Mattis And US Military Leaders Are Trying To Get Rid Of The Worst Parts Of Military Service

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U.S. Air Force Tech. Sgt. David Ruehling, with the 621st Contingency Response Wing, waits to marshal a C-17 Globemaster III aircraft at Geronimo Landing Zone during the Joint Readiness Training Center 14-03 field training exercise at Fort Polk, La., Jan. 16, 2014.
Photo via DoD

Secretary of Defense James Mattis and other military leaders are looking for ways to reduce the training and administrative duties that many in the armed services view as a burden.


The latest part of this effort is a review ordered by Mattis to identify and either reduce or eliminate the duties that pull military personnel away from tasks directly related to their jobs as soldiers, sailors, airmen, and Marines.

According to a Defense Department memo obtained by Military Times on July 25, the undersecretary of defense for personnel and readiness will direct "an effort to form a working group to determine changes to military personnel policies necessary to provide the Military Departments increased flexibility to organize, train, and equip more ready and lethal forces."

Among the policies the memo says will be reviewed are those covering "professional military education to regain a concentration on the art and science of war fighting" and "requirements for mandatory force training that does not directly support core tasks."

The directive appears to be part of a campaign to address what a 2015 Army War College report called the "deluge of requirements" facing commanders.

A US Army soldier with 1st Brigade Combat Team, 2nd Infantry Division, provides security during an exercise at the National Training Center in Fort Irwin, California, May 16, 2016.Photo via DoD

That report, according to Army Capt. Scott Metz, a trainer at the Army Joint Multinational Readiness Center in Germany at the time of writing, "makes the case that the Army overtasks subordinates to such a level that it is impossible for Army units and Army leaders to do everything they are tasked to do.

The authors of the Army College study also "state that since non-compliance is not a viable option, leaders must choose which tasks to conduct to standard and which tasks to just 'report' that they were done to standard," Metz wrote.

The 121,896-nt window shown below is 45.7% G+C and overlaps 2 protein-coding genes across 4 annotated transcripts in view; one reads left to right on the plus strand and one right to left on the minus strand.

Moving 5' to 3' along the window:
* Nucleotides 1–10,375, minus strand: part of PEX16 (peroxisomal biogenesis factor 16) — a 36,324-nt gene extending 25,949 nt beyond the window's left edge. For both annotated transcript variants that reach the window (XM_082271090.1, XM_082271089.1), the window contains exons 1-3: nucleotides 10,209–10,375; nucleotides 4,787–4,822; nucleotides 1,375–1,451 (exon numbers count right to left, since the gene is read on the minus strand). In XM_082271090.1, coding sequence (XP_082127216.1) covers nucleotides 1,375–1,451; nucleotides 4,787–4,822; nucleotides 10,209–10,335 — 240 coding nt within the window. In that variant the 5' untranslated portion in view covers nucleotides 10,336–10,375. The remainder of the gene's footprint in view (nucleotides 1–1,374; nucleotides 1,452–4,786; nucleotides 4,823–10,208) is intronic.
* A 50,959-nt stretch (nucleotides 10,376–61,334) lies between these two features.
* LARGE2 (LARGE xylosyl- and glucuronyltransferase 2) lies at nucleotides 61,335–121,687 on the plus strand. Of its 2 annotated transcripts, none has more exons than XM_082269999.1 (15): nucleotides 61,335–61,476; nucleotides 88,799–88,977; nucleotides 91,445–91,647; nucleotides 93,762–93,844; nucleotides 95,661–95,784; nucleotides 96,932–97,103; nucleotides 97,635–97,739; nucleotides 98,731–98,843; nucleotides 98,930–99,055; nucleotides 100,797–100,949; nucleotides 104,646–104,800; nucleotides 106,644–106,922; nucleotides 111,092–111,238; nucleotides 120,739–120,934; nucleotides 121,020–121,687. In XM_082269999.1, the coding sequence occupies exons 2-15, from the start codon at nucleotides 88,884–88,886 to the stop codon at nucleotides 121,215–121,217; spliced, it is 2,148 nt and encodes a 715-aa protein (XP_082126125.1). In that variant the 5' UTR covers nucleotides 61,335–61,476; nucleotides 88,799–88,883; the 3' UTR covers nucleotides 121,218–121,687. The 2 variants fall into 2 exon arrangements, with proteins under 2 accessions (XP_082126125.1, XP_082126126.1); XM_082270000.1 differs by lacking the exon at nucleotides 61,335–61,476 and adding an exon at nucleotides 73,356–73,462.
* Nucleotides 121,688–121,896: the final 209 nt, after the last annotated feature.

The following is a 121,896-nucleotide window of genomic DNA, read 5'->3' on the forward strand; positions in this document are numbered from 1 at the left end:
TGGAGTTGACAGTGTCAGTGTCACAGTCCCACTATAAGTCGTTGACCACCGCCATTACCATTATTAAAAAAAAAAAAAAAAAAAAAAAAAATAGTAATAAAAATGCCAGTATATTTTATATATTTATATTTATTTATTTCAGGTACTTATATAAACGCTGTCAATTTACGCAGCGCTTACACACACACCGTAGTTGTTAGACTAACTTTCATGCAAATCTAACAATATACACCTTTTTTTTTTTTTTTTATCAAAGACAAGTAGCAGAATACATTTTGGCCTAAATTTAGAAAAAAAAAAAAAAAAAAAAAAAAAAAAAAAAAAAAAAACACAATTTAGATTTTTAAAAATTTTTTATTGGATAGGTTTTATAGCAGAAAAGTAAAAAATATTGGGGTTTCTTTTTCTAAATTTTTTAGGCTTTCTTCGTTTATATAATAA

Air Force officials have cited "cultural issues" — such as training requirements and trouble maintaining a work-life balance — as reasons for the service's recruitment and retention problems.

The Air Force has decided to waive some training responsibilities for airmen and to relax other recruiting policies to attract more recruits.

Such problems are not limited to the Air Force, and some havecalled for the reinstatement of the draft to address the personnel, financial, and economic issues created by an all-volunteer force.

Maj. Gen. Brian Kelly, the commander of the Air Force Personnel Center, has acknowledged the need to be more adaptive in assigning duties and has made that one of the goals of his tenure.

"It’s not one size fits all for every airman in every situation," Kelly told Air Force Times. "Working in conjunction with our partners at the Pentagon, who help us on policy, finding those flexible things to make sure we can meet mission and help out airmen and families (at the same time) is important as we go forward."

F-16 Fighting Falcons from the Arizona Air National Guard fly an air-to-air training mission against student pilots, April 8, 2015.Photo via DoD

The Air Force — as well as specialized units like the special forces — have been especially burdened by ongoing military efforts over the last 20 years. Special operations units have seen rampant drug use, and diagnoses of post-traumatic stress disorder have nearly tripled among veterans over the last decade.

Though readiness may mean different things to commanders at different levels, Metz argued that tasking unit commanders with so many duties has detracted from combat training and left US military personnel at a disadvantage on the battlefield.

This state of affairs doesn't appear to be limited to the Army.

Those continuing operations, coupled with budget cuts, have left many units in each service branch behind in their training and readiness requirements and lacking in operational capacity.

"After more than a decade combatting violent extremists and conducting contingency operations in Afghanistan, Iraq, and most recently Syria, [the Defense Department] has prioritized the rebalancing of its forces in recent budget requests to build and sustain the capabilities necessary to prevail across a full range of potential contingencies," states a Government Accountability Office report released in June.

"However, DoD has acknowledged that unrelenting demands from geographic commanders for particular types of forces are disrupting manning, training, and equipping cycles," it adds.

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